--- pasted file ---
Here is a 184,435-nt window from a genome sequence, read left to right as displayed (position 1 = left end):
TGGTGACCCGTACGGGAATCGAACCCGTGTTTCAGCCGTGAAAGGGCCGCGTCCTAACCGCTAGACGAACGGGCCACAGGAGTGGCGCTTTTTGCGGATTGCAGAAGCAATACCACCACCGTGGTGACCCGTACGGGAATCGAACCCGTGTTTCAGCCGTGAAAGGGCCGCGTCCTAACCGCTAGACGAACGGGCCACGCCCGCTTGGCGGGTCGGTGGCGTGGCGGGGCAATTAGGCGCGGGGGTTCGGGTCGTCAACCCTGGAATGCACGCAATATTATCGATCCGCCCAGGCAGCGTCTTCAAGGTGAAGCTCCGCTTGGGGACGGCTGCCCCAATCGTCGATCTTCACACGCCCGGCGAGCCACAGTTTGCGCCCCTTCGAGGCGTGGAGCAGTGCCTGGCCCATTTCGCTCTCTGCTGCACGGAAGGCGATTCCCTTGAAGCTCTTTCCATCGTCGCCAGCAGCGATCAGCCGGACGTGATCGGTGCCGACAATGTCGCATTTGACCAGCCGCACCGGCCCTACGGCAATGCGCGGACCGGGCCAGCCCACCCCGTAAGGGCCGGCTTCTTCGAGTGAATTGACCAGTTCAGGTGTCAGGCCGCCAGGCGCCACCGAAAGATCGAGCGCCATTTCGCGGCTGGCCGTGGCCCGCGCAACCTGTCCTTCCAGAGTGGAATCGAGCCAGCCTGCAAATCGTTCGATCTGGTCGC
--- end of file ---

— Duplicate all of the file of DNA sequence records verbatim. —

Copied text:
Here is a 184,435-nt window from a genome sequence, read left to right as displayed (position 1 = left end):
TGGTGACCCGTACGGGAATCGAACCCGTGTTTCAGCCGTGAAAGGGCCGCGTCCTAACCGCTAGACGAACGGGCCACAGGAGTGGCGCTTTTTGCGGATTGCAGAAGCAATACCACCACCGTGGTGACCCGTACGGGAATCGAACCCGTGTTTCAGCCGTGAAAGGGCCGCGTCCTAACCGCTAGACGAACGGGCCACGCCCGCTTGGCGGGTCGGTGGCGTGGCGGGGCAATTAGGCGCGGGGGTTCGGGTCGTCAACCCTGGAATGCACGCAATATTATCGATCCGCCCAGGCAGCGTCTTCAAGGTGAAGCTCCGCTTGGGGACGGCTGCCCCAATCGTCGATCTTCACACGCCCGGCGAGCCACAGTTTGCGCCCCTTCGAGGCGTGGAGCAGTGCCTGGCCCATTTCGCTCTCTGCTGCACGGAAGGCGATTCCCTTGAAGCTCTTTCCATCGTCGCCAGCAGCGATCAGCCGGACGTGATCGGTGCCGACAATGTCGCATTTGACCAGCCGCACCGGCCCTACGGCAATGCGCGGACCGGGCCAGCCCACCCCGTAAGGGCCGGCTTCTTCGAGTGAATTGACCAGTTCAGGTGTCAGGCCGCCAGGCGCCACCGAAAGATCGAGCGCCATTTCGCGGCTGGCCGTGGCCCGCGCAACCTGTCCTTCCAGAGTGGAATCGAGCCAGCCTGCAAATCGTTCGATCTGGTCGC